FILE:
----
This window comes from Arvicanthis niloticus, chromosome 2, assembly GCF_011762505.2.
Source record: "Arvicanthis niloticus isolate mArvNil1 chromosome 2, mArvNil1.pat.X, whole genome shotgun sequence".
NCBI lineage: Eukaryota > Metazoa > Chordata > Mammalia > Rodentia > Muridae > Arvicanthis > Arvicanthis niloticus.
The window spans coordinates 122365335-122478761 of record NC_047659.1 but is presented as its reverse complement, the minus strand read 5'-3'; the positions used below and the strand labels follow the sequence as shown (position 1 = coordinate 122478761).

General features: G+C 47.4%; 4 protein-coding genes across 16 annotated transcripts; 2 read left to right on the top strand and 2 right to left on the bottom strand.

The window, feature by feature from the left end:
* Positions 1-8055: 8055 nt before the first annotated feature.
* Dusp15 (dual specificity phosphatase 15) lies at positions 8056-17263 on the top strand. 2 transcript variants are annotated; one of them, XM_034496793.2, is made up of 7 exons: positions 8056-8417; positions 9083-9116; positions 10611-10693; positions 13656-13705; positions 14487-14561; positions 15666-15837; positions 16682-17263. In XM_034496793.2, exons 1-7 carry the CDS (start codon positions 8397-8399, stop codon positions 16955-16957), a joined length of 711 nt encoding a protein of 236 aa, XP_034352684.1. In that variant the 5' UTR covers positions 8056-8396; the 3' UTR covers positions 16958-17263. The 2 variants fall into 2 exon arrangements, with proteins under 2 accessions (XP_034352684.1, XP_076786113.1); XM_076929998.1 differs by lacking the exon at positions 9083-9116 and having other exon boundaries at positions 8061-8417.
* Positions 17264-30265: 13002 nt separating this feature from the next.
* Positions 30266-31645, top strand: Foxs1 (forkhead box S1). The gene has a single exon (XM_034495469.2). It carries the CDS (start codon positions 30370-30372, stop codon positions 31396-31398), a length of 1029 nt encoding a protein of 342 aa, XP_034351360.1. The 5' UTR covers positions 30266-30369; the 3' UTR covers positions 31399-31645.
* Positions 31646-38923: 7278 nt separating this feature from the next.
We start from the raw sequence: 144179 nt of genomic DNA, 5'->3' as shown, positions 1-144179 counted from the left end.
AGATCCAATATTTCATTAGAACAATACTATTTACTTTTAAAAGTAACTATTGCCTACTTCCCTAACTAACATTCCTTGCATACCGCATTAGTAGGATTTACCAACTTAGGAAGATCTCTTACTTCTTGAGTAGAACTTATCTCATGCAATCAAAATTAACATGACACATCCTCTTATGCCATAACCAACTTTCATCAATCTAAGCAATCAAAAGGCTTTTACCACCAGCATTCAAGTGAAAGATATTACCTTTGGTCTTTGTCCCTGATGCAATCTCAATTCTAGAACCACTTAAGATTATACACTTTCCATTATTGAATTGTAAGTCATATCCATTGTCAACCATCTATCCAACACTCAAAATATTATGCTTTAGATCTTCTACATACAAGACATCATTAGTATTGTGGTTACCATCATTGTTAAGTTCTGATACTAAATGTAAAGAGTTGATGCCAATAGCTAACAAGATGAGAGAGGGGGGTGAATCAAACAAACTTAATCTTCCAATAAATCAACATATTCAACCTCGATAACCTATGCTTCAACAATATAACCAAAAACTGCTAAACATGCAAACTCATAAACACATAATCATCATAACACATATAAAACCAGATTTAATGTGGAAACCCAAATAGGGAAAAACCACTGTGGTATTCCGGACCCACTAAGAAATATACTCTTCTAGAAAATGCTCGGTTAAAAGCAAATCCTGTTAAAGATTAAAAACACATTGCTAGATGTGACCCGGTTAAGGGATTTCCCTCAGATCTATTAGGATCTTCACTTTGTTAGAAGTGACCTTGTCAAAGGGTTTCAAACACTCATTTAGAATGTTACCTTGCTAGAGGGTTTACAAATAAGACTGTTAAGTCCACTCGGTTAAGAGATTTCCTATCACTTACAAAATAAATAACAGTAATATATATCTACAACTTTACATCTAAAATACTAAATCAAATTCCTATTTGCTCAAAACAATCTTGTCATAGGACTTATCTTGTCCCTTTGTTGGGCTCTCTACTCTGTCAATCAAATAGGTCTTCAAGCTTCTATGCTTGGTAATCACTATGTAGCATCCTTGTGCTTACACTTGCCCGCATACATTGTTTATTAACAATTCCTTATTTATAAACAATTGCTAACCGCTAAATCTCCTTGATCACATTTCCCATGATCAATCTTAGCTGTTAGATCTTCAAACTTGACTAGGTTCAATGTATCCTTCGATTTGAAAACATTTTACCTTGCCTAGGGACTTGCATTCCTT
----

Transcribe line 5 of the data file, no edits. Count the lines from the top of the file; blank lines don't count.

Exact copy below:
General features: G+C 47.4%; 4 protein-coding genes across 16 annotated transcripts; 2 read left to right on the top strand and 2 right to left on the bottom strand.